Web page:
In contrast to Wouter's interesting post prior to mine (above), I'm interested not so much in whether the photographer is effectively creating "seemingness" but in my (as a viewer) ability to receive "seemingness" before learning his/her "voice" -- by seeing more ... and more and more of his/her work. I know what Alex Webb's voice is like, so I receive, understand, am able to "get" (more of) his inflexions. I'm learning to know Rebecca Webb's voice -- and it has been interesting to be forced to try to discern which of the two I am "hearing" without looking at the bottom of the page. But I do seem to need or at least want/prefer to know who it is that I'm communing with.
    Can a perfect stranger lie to you? Isn't a "lie" dependent on an expectation, and what is that expectation? (I'm out of time and I have not resolved these questions for myself. Help!)
     
  43. Julie,
    The only reason why I focused on the creator, and less on the receiving end, is because I followed up on Fred on that topic.
    My own main interest is more in between the two. As a photographer, I feel it is beneficial to be considerate about both. What do I want to tell (frankly, I have no clue yet). But at the same time, as somebody who can appreciate photos, I'm trying to be aware of the 'clues' I pick up from those I like (or disklike). What makes some photos catch me more than others? How do I see myself employ such ideas in what I try to achieve? This is a practical interest mainly.
    But as a generic process, the connected disconnection or disconnection connection that a photographer makes to his viewer is a fascinating thing. It's less practical (though it touches on my work), but the 'analysis' of it tells a lot about implied messages, cultural annotations etc. that can clarify or cloud communication.
    Thanks for dropping the word 'expectation'! It sends me straight back to the "drawing board of thoughts"...
     
  44. JH: "Can a perfect stranger lie to you?"
    Yes. Expectation can be based on a cultural definition of a transaction, whether it is with someone you know or a stranger.
    What do we expect to see when we view a photograph?
     
  45. Julie, I think all information will affect our experience of a photograph. Exposure to a photographer's other work will certainly play a role. Yes, context. Additionally, as Wouter pointed out, knowledge of the subject of a portrait (a famous person or just someone with whom we're familiar) will play a role. Hell, knowledge of what camera and/or film was used will play a significant role in some people's reactions to photos, and why shouldn't it?
    Luis nailed it. My greatest sense of accomplishment is when the photo itself does it (and I understand that I can never extract the photo completely from its context, from what might ring bells for various viewers). The photo may convey my intentions, in some cases, because I have a strong voice, but it is not the specific voice that is necessarily getting conveyed or that's significant in each photo's case. It is what that voice is saying.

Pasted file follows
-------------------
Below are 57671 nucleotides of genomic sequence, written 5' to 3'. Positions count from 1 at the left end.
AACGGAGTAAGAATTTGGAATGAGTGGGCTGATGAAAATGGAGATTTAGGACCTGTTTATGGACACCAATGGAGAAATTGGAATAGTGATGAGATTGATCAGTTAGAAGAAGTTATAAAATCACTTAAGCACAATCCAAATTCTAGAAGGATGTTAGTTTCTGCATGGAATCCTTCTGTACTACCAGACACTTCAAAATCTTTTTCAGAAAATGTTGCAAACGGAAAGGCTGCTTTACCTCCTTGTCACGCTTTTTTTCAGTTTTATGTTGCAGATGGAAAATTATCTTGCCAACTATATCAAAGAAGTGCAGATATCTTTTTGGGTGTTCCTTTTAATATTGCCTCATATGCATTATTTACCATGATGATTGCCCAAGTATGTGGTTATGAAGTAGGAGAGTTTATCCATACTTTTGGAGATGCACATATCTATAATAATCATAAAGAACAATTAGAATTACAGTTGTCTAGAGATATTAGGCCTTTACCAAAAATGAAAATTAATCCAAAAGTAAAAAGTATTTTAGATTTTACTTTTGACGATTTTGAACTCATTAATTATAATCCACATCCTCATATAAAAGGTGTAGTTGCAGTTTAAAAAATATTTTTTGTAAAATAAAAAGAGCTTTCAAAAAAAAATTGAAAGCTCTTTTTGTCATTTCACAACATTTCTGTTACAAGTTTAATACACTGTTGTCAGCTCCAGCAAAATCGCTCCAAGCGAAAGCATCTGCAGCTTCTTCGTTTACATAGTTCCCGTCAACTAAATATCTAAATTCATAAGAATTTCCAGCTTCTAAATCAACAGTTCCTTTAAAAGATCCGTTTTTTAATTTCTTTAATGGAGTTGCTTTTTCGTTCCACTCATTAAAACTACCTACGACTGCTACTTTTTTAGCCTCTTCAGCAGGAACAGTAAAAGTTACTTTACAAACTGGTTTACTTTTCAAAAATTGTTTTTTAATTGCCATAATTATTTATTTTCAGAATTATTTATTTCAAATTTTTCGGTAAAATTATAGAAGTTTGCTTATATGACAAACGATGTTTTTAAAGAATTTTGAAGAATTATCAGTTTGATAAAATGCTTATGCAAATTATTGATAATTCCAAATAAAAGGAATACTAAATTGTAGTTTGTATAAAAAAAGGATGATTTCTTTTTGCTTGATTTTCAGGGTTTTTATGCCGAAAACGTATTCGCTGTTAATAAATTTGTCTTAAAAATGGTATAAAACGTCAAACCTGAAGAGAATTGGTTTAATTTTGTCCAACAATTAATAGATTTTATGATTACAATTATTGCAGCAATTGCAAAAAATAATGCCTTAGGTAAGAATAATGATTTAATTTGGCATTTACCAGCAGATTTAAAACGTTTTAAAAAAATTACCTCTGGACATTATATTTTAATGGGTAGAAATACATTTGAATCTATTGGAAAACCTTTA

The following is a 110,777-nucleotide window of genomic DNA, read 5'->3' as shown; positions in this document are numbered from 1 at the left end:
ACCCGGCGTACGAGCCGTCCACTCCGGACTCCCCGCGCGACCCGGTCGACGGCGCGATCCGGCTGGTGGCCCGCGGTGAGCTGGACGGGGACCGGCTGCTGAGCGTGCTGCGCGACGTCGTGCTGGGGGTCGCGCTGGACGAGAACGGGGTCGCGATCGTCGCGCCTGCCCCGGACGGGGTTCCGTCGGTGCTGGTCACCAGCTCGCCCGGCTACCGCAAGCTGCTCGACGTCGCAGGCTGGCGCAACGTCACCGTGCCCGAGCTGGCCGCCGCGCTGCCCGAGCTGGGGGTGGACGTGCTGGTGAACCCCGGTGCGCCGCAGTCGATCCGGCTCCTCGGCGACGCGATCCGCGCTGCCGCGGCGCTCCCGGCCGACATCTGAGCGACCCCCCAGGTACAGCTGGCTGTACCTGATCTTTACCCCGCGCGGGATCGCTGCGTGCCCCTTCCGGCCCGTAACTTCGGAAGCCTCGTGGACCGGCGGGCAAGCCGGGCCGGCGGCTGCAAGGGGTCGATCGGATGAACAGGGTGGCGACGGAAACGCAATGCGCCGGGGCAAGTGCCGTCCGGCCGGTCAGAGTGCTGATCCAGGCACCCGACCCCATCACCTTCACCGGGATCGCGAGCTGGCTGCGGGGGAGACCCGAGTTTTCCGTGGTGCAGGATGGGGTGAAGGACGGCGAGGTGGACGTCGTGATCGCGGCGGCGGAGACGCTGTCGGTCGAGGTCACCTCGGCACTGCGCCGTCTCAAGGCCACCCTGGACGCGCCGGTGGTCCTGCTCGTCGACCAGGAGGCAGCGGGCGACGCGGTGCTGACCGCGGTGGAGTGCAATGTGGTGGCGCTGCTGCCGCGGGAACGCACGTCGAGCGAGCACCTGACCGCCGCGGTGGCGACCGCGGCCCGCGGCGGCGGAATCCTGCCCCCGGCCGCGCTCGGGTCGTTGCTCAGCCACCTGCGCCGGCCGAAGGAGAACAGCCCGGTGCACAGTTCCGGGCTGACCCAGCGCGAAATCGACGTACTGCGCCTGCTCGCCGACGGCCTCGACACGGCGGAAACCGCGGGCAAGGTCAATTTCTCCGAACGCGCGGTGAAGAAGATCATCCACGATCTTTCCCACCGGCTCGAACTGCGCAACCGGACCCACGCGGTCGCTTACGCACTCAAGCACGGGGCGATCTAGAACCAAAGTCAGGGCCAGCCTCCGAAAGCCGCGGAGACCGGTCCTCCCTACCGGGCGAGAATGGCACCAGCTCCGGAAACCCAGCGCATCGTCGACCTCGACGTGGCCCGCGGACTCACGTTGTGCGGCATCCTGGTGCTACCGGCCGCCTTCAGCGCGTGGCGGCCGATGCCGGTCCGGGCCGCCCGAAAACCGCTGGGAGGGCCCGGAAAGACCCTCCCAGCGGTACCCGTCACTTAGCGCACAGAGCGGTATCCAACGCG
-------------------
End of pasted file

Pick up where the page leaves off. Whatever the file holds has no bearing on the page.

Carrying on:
I can look through my own portfolio and say, as you do, that when you know my work, your experience of many of the photos may take on a certain flavor because of that knowledge. I can also identify photos that will be affected more by that knowledge, by coming from my voice instead of someone else's, or less by that knowledge. I'd like to identify a third group, photos where knowledge of my actual biography (more than my body of work) will make a difference.
    More: gene
    Less: josh dunham-wood, february 2010, from series "portrait in 3"
    Biography: dad, florida, july '09
    On the latter, several people told me it made a difference knowing the third photo was of my father. At first, I was hesitant about titling the photo "dad . . ." because I didn't want people liking it or appreciating it more because it was my father. Then I decided that was too crucial information for me to keep from any viewer, and why someone liked the photo wasn't as crucial.
    A photo can be responsible for that empathy we talked about in another thread even without the viewer knowing anything about who, specifically, she's empathizing with.
    Wouter, please give me a bit, I want to formulate some thoughts in response to you.
     
  46. Luis,
    What if I don't know what their culture is? Or, more precisely (and what I meant but did not say above) where they are visually -- which is a different terrain from the verbal. (As if I asked a perfect stranger to play me some music and then had to decide if it was a lie.)
    Fred,